You may be referred to a thoracic surgeon by either a respiratory physician or your GP. Your surgeon may want to meet you prior to surgery in out-patients. The purpose of that visit is for your surgeon to assess the need for surgery and the risks involved. They will discuss these with you and you will have the chance to ask any questions or discuss alternatives to surgery.
As soon as you are told you may need an operation it is a good idea to improve your health.
Activity and fitness
Exercise is good for your body and for your well-being. Research has found that patients who are more fit and active before surgery develop fewer complications. You should try to increase your fitness before surgery to help you recover afterwards. You can choose from a many kinds of exercise but you should aim to get mildly short of breath during the activity. Exercise may include walking, swimming, exercise classes or cycling. We advise at least 20 minutes of exercise every day, the amount of exercise possible will differ from person to person. You should also climb the stairs, instead of using escalators and lifts. You may be referred to exercise and education classes to prepare you for surgery.
If you smoke it is very important to stop as soon as possible. This will increase your ability to heal and your ability to recover from the anaesthetic. Stopping smoking will also reduce your risk of complications and increase your survival. Help to stop is available from your local NHS stop smoking service. Talk to your doctor or nurse about which service is best for you, or visit http://www.nhs.uk/smokefree. If you really cannot stop completely try to reduce the amount you smoke as much as possible.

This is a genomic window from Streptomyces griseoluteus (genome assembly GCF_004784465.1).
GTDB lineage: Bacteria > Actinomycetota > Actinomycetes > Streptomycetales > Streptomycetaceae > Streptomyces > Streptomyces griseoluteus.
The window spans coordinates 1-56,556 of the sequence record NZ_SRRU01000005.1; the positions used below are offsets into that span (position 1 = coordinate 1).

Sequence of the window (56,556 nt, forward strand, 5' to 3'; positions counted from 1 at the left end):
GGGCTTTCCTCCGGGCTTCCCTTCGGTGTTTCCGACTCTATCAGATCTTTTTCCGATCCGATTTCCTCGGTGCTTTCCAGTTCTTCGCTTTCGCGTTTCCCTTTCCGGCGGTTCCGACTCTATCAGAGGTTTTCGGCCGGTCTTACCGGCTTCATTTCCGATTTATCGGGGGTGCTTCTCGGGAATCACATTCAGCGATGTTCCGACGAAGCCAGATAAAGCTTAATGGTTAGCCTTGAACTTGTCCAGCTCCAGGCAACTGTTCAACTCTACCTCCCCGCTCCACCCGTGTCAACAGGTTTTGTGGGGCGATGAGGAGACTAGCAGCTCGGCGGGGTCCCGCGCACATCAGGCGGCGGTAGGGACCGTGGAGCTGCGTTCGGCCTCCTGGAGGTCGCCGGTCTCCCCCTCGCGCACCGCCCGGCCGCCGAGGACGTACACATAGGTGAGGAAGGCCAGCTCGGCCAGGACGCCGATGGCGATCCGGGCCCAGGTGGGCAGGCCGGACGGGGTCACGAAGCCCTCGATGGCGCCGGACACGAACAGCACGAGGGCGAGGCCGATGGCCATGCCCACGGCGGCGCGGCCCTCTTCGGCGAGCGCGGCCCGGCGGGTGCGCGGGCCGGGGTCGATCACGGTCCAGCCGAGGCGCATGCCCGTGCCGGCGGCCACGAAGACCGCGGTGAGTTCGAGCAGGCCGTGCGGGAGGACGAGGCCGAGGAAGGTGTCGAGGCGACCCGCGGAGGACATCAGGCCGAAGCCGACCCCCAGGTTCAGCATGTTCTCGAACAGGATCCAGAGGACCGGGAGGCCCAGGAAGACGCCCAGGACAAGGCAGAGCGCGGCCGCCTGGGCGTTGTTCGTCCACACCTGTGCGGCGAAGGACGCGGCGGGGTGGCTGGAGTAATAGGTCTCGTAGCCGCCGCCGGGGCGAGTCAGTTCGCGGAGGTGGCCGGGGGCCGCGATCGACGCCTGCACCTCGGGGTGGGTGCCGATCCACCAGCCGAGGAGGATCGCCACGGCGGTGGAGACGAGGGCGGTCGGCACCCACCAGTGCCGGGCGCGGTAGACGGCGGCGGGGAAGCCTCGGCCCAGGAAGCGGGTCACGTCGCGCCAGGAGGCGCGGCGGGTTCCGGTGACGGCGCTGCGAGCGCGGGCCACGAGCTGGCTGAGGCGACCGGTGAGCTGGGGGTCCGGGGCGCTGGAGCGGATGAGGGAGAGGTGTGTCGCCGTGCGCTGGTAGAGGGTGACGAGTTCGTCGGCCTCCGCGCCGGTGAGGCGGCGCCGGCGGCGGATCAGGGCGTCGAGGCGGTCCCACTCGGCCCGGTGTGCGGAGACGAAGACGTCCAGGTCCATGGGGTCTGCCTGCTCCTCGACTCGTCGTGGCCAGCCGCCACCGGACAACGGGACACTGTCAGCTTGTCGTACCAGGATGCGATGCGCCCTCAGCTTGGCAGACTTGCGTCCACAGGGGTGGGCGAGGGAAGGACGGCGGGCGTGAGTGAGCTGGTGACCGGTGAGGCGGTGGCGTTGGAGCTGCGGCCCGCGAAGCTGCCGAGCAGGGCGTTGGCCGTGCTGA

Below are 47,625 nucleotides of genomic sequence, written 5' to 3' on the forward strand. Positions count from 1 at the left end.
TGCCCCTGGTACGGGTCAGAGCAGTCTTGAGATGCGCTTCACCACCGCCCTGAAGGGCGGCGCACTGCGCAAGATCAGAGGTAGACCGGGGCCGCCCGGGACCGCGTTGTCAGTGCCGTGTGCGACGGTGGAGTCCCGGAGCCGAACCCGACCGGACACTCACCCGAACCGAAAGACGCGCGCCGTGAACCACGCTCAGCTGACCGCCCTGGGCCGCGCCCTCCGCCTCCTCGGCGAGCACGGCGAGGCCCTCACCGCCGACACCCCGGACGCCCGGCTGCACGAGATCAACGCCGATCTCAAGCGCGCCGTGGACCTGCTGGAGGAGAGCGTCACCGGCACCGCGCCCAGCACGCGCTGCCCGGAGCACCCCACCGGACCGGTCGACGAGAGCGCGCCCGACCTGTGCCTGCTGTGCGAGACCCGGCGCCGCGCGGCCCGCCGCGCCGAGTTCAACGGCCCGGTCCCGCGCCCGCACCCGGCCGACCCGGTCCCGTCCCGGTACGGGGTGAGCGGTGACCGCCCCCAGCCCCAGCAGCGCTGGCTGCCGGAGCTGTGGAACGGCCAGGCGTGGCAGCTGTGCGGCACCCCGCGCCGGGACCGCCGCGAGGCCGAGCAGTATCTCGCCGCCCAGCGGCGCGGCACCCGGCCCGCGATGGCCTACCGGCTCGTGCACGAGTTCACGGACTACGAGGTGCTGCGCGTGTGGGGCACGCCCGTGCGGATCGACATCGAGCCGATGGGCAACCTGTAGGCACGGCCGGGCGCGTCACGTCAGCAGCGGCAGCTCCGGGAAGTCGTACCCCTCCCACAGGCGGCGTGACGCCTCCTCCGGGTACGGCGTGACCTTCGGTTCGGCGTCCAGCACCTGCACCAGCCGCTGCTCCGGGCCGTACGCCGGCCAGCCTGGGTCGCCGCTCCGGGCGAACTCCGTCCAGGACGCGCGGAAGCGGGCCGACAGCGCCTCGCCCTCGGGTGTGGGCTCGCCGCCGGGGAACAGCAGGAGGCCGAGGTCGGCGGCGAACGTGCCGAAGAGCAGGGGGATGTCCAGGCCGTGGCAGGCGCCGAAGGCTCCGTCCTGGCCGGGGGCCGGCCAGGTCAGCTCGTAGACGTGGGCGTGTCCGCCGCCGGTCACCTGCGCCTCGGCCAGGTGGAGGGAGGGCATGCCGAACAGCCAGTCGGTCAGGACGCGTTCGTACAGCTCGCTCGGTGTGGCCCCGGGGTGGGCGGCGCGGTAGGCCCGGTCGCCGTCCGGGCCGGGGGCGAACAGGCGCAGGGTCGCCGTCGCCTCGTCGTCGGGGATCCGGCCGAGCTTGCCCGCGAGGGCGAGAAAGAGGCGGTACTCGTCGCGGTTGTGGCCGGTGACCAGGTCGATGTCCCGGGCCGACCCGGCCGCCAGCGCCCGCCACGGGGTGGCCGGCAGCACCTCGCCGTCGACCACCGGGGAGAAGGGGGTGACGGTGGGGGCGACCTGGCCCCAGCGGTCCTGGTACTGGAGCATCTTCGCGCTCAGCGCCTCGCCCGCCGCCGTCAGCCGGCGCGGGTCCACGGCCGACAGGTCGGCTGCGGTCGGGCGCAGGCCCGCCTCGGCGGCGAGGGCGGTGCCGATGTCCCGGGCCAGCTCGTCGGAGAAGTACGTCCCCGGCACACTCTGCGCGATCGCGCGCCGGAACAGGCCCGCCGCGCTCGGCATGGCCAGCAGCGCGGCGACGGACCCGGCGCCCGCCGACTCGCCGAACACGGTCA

Aim to be a healthy weight and have good nutrition before surgery. This helps you recover and reduces complications. Your appetite may be low straight after the operation but should improve with time. Drink plenty of fluids and have a balanced diet. If you are underweight, ask to see a dietitian before your surgery, as you may need supplements.
Each day try to eat:
- Fruit and vegetables – at least five portions a day (a portion is about the same size as your own fist)
- Bread, rice, potatoes, pasta and other starchy foods. Choose wholegrain varieties whenever you can.
- Some milk and dairy foods.
- Some meat, fish (two portions a week), eggs, beans and other non-dairy sources of protein.
- Limit the amount of alcohol you drink and do not exceed 14 units per week. Alcohol may interact with medications so check the label and with your doctor.
More advice from the NHS about healthy eating and alcohol can be found at www.nhs.uk/Change4Life/Pages/healthy-eating.aspx
More advice from Macmillan about healthy eating and lifestyle can be found at www.macmillan.org.uk/information-and-support/coping/maintaining-a-healthy-lifestyle